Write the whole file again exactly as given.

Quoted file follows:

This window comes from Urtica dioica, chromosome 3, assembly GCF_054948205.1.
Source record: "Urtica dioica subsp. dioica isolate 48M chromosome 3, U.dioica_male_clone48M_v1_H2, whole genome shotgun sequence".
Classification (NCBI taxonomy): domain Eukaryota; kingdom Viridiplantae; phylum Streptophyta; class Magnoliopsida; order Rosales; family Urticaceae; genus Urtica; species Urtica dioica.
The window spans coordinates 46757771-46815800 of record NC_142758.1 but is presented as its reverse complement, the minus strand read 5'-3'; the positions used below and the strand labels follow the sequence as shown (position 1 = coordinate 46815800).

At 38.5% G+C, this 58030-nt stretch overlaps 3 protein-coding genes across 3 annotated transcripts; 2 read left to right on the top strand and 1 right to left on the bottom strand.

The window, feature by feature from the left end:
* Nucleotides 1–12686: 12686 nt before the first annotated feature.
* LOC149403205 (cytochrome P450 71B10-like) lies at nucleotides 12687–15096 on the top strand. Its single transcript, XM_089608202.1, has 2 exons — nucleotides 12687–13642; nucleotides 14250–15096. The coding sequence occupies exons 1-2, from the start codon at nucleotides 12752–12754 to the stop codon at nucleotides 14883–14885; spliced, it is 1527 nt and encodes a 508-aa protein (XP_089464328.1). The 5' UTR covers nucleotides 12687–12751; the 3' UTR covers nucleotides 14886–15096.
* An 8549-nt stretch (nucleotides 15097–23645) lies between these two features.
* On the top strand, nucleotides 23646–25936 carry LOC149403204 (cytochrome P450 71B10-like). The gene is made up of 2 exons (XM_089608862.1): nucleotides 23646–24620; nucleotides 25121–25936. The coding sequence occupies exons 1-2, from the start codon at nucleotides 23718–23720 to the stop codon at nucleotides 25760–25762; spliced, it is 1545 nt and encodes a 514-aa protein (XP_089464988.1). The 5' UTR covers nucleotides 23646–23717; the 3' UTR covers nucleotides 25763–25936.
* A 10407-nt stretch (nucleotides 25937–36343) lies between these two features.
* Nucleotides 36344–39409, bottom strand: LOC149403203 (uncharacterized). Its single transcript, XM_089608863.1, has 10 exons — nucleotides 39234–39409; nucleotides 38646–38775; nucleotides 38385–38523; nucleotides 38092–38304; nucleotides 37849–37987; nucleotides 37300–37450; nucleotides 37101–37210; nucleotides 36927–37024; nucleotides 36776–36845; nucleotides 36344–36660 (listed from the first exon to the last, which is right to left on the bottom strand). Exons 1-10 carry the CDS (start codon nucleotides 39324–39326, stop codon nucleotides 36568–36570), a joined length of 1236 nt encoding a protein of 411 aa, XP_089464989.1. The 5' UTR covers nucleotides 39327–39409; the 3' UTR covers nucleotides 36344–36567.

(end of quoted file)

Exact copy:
This window comes from Urtica dioica, chromosome 3, assembly GCF_054948205.1.
Source record: "Urtica dioica subsp. dioica isolate 48M chromosome 3, U.dioica_male_clone48M_v1_H2, whole genome shotgun sequence".
Classification (NCBI taxonomy): domain Eukaryota; kingdom Viridiplantae; phylum Streptophyta; class Magnoliopsida; order Rosales; family Urticaceae; genus Urtica; species Urtica dioica.
The window spans coordinates 46757771-46815800 of record NC_142758.1 but is presented as its reverse complement, the minus strand read 5'-3'; the positions used below and the strand labels follow the sequence as shown (position 1 = coordinate 46815800).

At 38.5% G+C, this 58030-nt stretch overlaps 3 protein-coding genes across 3 annotated transcripts; 2 read left to right on the top strand and 1 right to left on the bottom strand.

The window, feature by feature from the left end:
* Nucleotides 1–12686: 12686 nt before the first annotated feature.
* LOC149403205 (cytochrome P450 71B10-like) lies at nucleotides 12687–15096 on the top strand. Its single transcript, XM_089608202.1, has 2 exons — nucleotides 12687–13642; nucleotides 14250–15096. The coding sequence occupies exons 1-2, from the start codon at nucleotides 12752–12754 to the stop codon at nucleotides 14883–14885; spliced, it is 1527 nt and encodes a 508-aa protein (XP_089464328.1). The 5' UTR covers nucleotides 12687–12751; the 3' UTR covers nucleotides 14886–15096.
* An 8549-nt stretch (nucleotides 15097–23645) lies between these two features.
* On the top strand, nucleotides 23646–25936 carry LOC149403204 (cytochrome P450 71B10-like). The gene is made up of 2 exons (XM_089608862.1): nucleotides 23646–24620; nucleotides 25121–25936. The coding sequence occupies exons 1-2, from the start codon at nucleotides 23718–23720 to the stop codon at nucleotides 25760–25762; spliced, it is 1545 nt and encodes a 514-aa protein (XP_089464988.1). The 5' UTR covers nucleotides 23646–23717; the 3' UTR covers nucleotides 25763–25936.
* A 10407-nt stretch (nucleotides 25937–36343) lies between these two features.
* Nucleotides 36344–39409, bottom strand: LOC149403203 (uncharacterized). Its single transcript, XM_089608863.1, has 10 exons — nucleotides 39234–39409; nucleotides 38646–38775; nucleotides 38385–38523; nucleotides 38092–38304; nucleotides 37849–37987; nucleotides 37300–37450; nucleotides 37101–37210; nucleotides 36927–37024; nucleotides 36776–36845; nucleotides 36344–36660 (listed from the first exon to the last, which is right to left on the bottom strand). Exons 1-10 carry the CDS (start codon nucleotides 39324–39326, stop codon nucleotides 36568–36570), a joined length of 1236 nt encoding a protein of 411 aa, XP_089464989.1. The 5' UTR covers nucleotides 39327–39409; the 3' UTR covers nucleotides 36344–36567.